Tom: “Yeah. He put him in the corner with the other two defenders.”
Mike: “Well, I mean, if you’re gonna do that, what…what…what…wouldn’t you, after the game, go up to the coach and say to him ‘What were you trying to prove?’”
Tom: “I don’t know, I didn’t do it, Mike." [laughs]

Eventually, after digressing into a rant about how unprepared Greg Oden is for the NBA, Francesa finally got back around to asking Pecora about, you know, college basketball in the area and his team in particular. Pecora mentioned that the Dutchmen travel so much in the CAA that they like to play metro teams during the non-conference slate.

That inspired the following:

Mike: “Your president’s gotta get—listen: He’s a shrewd guy. He got a debate in his building. He’s got a medical school opening at Hofstra. But one thing he’s gotta do is he’s gotta get his act together and realize you need to be in the Atlantic 10. You cannot be in a league where every year you’ve gotta play most of your games in Virginia and get beat up by those Virginia schools…"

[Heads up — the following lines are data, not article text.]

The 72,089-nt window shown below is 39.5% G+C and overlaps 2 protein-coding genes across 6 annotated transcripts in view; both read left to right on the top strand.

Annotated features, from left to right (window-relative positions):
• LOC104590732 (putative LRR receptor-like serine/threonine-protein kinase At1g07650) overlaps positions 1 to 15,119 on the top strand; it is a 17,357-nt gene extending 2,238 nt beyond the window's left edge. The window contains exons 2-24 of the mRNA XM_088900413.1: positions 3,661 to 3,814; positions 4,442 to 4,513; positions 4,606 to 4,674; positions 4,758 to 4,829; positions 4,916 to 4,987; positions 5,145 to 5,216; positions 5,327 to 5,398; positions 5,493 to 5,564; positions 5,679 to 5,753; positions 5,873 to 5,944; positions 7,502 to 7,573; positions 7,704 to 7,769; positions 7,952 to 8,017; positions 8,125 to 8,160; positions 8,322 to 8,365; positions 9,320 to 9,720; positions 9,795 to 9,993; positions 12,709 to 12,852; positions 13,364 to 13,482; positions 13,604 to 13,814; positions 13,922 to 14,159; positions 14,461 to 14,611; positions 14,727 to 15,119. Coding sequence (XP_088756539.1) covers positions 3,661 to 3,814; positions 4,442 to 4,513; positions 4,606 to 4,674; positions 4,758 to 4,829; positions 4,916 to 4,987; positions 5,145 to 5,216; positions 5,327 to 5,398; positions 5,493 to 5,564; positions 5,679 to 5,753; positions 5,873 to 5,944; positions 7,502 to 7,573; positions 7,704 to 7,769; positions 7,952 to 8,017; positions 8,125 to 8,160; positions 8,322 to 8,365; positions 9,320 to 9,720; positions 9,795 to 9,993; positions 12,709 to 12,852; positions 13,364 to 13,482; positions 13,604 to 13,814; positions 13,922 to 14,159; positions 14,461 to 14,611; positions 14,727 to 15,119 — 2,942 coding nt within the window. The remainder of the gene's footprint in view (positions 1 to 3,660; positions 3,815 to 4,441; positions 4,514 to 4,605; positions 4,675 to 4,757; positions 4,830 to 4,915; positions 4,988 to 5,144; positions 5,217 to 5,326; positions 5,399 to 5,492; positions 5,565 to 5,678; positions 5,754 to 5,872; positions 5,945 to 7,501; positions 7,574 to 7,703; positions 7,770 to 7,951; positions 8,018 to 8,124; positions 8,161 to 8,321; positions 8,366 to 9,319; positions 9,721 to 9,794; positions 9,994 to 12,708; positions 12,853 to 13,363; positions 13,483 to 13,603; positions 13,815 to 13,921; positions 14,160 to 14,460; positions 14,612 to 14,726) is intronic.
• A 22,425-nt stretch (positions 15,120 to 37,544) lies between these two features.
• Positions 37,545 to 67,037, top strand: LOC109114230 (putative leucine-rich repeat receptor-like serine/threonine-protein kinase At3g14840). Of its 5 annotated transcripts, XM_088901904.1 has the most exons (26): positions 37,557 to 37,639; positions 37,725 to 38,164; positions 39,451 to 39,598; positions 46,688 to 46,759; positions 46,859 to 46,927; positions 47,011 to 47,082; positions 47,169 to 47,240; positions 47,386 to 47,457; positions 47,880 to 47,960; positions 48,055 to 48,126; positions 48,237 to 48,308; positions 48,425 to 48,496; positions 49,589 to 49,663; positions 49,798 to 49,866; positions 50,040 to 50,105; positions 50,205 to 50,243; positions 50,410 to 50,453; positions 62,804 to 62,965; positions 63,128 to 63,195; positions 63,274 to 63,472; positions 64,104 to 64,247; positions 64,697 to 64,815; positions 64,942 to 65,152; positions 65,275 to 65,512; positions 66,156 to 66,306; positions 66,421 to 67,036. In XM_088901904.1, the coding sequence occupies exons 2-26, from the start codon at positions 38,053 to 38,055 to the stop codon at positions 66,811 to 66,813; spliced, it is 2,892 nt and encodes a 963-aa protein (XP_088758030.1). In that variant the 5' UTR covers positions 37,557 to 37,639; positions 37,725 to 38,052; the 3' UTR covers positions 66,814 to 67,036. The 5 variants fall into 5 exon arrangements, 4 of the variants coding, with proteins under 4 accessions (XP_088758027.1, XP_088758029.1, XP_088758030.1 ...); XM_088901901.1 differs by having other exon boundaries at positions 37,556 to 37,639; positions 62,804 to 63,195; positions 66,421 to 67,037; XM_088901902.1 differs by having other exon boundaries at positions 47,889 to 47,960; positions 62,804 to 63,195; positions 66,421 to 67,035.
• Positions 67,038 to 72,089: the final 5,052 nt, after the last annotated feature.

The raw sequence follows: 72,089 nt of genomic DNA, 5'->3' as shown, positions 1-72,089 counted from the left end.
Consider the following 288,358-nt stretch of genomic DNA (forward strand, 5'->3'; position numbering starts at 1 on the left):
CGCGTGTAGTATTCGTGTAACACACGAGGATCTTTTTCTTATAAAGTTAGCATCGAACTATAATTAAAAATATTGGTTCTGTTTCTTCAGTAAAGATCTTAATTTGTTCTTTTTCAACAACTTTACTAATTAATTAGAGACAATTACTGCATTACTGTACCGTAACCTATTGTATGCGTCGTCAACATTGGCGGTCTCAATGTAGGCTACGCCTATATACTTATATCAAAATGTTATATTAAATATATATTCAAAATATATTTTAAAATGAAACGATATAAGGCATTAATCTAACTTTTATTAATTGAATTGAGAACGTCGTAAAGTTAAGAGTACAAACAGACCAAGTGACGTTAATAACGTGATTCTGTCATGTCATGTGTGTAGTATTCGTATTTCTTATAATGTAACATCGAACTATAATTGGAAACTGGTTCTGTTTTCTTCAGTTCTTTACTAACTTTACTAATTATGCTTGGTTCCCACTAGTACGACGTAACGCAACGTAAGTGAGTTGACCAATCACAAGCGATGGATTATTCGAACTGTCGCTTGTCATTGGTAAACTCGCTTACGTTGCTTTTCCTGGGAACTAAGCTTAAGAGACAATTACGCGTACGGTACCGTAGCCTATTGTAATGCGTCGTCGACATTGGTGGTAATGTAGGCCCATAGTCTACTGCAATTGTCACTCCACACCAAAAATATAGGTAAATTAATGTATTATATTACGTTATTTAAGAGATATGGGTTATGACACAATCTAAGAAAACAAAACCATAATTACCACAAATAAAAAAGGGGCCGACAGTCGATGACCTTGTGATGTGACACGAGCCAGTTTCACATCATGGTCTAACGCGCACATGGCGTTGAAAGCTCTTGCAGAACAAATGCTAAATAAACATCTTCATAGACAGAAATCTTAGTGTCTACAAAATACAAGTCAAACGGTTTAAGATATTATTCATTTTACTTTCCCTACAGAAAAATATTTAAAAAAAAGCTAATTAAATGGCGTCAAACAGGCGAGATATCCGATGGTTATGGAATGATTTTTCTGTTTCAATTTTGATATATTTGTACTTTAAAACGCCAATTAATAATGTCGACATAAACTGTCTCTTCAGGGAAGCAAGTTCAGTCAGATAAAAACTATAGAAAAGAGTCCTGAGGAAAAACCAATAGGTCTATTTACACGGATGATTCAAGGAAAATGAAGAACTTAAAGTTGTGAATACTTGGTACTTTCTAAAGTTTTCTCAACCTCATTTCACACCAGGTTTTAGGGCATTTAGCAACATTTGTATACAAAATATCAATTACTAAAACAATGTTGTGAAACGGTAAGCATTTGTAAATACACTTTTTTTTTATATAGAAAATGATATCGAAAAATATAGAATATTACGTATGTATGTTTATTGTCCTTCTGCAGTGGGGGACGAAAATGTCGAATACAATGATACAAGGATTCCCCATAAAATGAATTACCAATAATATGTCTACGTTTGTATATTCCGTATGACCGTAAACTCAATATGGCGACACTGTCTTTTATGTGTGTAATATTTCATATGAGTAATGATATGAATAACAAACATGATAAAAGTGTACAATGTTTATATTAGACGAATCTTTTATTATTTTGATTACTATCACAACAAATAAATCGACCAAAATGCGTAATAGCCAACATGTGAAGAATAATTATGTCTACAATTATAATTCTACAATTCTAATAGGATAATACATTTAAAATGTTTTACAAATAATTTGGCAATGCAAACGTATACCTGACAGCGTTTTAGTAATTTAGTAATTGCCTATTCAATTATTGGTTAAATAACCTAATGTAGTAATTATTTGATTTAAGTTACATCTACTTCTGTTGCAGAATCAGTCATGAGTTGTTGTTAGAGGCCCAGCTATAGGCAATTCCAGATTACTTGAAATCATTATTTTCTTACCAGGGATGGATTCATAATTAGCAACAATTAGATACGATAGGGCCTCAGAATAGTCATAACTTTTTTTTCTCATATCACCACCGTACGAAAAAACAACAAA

Tom: *shifts in his seat, arches his eyebrows, clearly thinking of ways to turn this into inspirational fodder for the Dutchmen*
Mike: “…and get reffed out of the building by those Virginia schools and then go play the tournament in those Virginia schools. You’re never going to win there. It’s impossible. Your best Hofstra teams…"
Tom: *licks lips, looks away* “Well, anyway…” *laughs and pats Francesa on the shoulder*